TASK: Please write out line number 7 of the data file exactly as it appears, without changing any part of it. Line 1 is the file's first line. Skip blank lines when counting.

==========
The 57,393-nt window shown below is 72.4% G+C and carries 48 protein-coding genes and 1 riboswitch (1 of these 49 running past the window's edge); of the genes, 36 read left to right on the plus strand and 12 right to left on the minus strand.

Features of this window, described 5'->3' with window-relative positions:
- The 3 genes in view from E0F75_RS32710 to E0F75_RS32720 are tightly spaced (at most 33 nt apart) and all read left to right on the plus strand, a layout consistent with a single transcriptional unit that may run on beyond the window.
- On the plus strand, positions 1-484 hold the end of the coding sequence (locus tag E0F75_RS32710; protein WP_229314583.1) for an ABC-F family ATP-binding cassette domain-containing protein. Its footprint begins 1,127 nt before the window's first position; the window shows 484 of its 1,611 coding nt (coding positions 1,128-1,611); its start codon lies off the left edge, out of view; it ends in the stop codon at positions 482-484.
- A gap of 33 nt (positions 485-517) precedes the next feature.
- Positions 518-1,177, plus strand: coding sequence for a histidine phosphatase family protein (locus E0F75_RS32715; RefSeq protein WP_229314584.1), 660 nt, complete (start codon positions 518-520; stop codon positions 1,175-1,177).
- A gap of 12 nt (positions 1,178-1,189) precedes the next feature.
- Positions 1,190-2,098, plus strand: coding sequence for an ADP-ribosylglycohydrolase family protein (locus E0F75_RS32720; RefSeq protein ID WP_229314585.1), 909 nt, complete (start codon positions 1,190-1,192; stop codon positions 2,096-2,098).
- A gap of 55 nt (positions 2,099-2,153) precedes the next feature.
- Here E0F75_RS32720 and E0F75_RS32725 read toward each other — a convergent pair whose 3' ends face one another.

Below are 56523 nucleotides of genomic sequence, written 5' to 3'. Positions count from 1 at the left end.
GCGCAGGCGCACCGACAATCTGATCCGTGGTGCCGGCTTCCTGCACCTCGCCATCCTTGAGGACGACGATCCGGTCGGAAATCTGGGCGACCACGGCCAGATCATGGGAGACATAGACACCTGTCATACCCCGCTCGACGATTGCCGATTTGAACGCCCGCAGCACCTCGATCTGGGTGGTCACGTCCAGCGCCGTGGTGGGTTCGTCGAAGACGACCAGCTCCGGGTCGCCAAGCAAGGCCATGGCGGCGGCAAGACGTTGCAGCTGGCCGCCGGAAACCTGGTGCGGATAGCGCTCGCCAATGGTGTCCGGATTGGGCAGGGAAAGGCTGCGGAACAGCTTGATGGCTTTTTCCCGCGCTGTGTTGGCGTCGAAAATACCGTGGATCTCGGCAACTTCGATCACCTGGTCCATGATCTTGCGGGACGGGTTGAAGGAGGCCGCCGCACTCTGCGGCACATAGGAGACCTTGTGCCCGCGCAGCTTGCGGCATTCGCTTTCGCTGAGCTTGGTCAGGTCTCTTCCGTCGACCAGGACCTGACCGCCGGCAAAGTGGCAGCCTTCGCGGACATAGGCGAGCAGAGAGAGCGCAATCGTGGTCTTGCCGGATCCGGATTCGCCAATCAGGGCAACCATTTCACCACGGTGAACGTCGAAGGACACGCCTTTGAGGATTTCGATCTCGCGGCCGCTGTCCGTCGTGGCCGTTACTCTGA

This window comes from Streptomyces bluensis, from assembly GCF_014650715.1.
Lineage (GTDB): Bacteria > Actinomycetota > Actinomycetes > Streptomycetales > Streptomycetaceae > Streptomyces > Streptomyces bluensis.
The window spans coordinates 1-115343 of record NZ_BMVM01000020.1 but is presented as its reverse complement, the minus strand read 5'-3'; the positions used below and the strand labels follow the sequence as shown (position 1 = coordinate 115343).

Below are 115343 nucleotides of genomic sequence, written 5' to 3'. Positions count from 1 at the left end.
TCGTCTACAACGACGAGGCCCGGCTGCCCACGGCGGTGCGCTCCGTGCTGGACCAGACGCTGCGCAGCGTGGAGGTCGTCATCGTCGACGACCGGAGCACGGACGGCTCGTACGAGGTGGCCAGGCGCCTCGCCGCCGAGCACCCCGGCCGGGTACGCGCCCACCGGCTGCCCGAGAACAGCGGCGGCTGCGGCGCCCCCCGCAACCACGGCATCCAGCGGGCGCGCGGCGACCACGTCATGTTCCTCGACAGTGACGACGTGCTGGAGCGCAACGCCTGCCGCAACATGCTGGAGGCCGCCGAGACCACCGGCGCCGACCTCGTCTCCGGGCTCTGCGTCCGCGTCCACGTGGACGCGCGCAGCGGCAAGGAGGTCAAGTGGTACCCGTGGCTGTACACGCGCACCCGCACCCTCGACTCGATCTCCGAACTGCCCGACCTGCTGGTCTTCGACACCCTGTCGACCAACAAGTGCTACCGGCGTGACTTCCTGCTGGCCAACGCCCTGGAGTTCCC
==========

- A gap of 12 nt (positions 1,178-1,189) precedes the next feature.